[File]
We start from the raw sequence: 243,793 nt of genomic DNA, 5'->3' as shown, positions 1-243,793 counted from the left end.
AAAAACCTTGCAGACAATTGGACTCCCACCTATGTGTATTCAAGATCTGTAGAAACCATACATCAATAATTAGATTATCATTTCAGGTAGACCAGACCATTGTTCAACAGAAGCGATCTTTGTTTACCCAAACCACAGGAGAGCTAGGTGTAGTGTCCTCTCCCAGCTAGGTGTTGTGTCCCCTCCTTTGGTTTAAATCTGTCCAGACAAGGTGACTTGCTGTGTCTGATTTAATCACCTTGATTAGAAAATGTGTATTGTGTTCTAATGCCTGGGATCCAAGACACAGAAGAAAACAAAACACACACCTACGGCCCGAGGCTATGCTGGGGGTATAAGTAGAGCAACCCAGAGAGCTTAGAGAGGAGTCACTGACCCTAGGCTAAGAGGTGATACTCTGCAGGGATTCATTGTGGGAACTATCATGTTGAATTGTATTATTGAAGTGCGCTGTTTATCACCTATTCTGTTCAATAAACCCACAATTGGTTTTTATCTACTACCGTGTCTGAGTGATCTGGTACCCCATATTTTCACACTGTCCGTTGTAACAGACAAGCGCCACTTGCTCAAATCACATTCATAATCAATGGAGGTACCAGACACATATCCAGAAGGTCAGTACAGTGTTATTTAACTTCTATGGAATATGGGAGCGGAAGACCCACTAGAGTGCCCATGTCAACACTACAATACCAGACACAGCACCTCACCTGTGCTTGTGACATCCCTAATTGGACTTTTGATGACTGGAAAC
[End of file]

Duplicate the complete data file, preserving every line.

We start from the raw sequence: 243,793 nt of genomic DNA, 5'->3' as shown, positions 1-243,793 counted from the left end.
AAAAACCTTGCAGACAATTGGACTCCCACCTATGTGTATTCAAGATCTGTAGAAACCATACATCAATAATTAGATTATCATTTCAGGTAGACCAGACCATTGTTCAACAGAAGCGATCTTTGTTTACCCAAACCACAGGAGAGCTAGGTGTAGTGTCCTCTCCCAGCTAGGTGTTGTGTCCCCTCCTTTGGTTTAAATCTGTCCAGACAAGGTGACTTGCTGTGTCTGATTTAATCACCTTGATTAGAAAATGTGTATTGTGTTCTAATGCCTGGGATCCAAGACACAGAAGAAAACAAAACACACACCTACGGCCCGAGGCTATGCTGGGGGTATAAGTAGAGCAACCCAGAGAGCTTAGAGAGGAGTCACTGACCCTAGGCTAAGAGGTGATACTCTGCAGGGATTCATTGTGGGAACTATCATGTTGAATTGTATTATTGAAGTGCGCTGTTTATCACCTATTCTGTTCAATAAACCCACAATTGGTTTTTATCTACTACCGTGTCTGAGTGATCTGGTACCCCATATTTTCACACTGTCCGTTGTAACAGACAAGCGCCACTTGCTCAAATCACATTCATAATCAATGGAGGTACCAGACACATATCCAGAAGGTCAGTACAGTGTTATTTAACTTCTATGGAATATGGGAGCGGAAGACCCACTAGAGTGCCCATGTCAACACTACAATACCAGACACAGCACCTCACCTGTGCTTGTGACATCCCTAATTGGACTTTTGATGACTGGAAAC